Stability Conditions for Algebraic Curves
Directed by Dr. Sebastian Bozlee
If one starts with a smooth algebraic curve (something like (x^2 + y^2 – 1)x = 1) and continuously changes its equations, it eventually breaks into pieces that are not smooth (something like (x^2 + y^2 – 1)x = 0). How exactly it breaks down is not unique: for a given degeneration there are many choices of singular limit. For example, some limits might only have “nodes” (xy = 0) while others might have “cusps” (y^2 = x^3). Algebraic geometers are interested in finding coherent choices of singular limits called “stability conditions”: each one gives rise to a “moduli space” of curves which helps us understand how algebraic curves are related to each other.
We will not use algebraic geometry to approach this problem. Instead we will approach it by studying combinatorial data on piecewise linear “tropical curves.”
One kind of combinatorial datum is that of an “extremal assignment.” These date back to 2010, but their combinatorics are only well-studied in genus zero. A more recent kind of combinatorial datum is that of a “universal mesa,” which are only well-understood in genus one.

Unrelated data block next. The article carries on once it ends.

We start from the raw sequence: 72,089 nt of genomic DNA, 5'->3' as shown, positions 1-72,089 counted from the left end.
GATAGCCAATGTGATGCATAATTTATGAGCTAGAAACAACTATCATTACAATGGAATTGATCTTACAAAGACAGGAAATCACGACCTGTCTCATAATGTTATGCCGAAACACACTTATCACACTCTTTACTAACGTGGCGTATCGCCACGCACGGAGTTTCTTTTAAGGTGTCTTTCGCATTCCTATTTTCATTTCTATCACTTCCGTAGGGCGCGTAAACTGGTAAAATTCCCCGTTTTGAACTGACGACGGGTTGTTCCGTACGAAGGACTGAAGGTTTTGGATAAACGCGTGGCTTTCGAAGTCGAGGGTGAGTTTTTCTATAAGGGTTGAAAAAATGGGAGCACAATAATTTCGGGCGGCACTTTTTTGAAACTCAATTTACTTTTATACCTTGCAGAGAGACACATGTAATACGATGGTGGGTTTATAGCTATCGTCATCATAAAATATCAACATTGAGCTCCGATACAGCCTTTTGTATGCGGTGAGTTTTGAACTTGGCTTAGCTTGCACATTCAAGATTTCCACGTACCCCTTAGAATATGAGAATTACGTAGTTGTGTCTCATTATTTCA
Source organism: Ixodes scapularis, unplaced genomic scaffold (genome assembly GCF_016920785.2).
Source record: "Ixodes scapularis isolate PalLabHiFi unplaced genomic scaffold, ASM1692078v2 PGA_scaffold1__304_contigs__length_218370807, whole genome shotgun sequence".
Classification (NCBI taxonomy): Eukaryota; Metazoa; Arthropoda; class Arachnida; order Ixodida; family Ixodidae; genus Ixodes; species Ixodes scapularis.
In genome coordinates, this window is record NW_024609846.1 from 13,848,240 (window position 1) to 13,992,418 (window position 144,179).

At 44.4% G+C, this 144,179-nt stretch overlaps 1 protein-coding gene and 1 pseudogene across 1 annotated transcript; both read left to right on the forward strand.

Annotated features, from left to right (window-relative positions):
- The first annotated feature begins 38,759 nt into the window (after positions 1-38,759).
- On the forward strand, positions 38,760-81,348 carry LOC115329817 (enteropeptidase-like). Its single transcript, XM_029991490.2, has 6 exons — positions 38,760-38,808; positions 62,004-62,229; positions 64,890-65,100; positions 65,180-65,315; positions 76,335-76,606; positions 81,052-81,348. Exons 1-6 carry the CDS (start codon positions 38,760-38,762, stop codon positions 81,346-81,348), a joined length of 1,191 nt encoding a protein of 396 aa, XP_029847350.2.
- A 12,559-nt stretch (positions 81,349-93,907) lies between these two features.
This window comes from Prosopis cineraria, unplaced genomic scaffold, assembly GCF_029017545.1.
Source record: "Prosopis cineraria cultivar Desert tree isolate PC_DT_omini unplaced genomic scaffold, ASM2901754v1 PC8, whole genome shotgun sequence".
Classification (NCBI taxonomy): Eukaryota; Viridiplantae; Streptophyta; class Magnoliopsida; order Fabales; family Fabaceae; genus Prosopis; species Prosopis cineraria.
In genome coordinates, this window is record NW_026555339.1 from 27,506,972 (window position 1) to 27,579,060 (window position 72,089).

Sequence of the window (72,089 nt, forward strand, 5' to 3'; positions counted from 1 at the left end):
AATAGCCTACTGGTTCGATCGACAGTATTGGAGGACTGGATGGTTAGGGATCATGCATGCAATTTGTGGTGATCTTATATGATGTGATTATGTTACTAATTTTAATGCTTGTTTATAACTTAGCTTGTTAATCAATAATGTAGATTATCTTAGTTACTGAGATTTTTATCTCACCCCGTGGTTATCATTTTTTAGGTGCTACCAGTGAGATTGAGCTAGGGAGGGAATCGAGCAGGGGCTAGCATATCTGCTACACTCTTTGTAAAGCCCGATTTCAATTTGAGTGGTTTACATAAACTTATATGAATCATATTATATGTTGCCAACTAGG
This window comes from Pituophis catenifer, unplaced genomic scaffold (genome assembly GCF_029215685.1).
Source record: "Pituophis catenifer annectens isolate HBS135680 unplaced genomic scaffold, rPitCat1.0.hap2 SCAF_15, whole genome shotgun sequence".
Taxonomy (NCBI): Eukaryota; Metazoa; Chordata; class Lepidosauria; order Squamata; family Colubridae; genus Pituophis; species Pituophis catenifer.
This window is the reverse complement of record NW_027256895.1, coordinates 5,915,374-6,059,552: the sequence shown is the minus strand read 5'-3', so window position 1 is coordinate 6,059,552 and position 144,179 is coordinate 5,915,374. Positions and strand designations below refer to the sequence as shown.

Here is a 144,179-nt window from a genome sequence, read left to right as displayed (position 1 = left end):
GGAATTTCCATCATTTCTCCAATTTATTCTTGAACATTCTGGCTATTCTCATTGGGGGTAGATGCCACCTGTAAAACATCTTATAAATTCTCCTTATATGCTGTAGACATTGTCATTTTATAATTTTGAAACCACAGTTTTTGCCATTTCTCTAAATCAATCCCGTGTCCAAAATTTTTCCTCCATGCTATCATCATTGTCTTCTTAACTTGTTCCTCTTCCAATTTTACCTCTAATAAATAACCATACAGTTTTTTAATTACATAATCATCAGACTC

We will start by learning some background on tropical curves. Once we’re comfortable with basic examples, we will search for more families of extremal assignments and universal mesas in a two pronged fashion.
The first prong involves creating and extending code to programmatically search for extremal assignments and universal mesas. These are large searches and will benefit from some clever coding.
The second prong involves developing theory to understand the outputs of our programs and to discover new families of extremal assignments and universal mesas.
Not required, but desirable: some abstract algebra (finitely generated, torsion-free abelian groups), some experience with basic combinatorial notions and graphs, and some programming skills (especially Python and/or C/C++).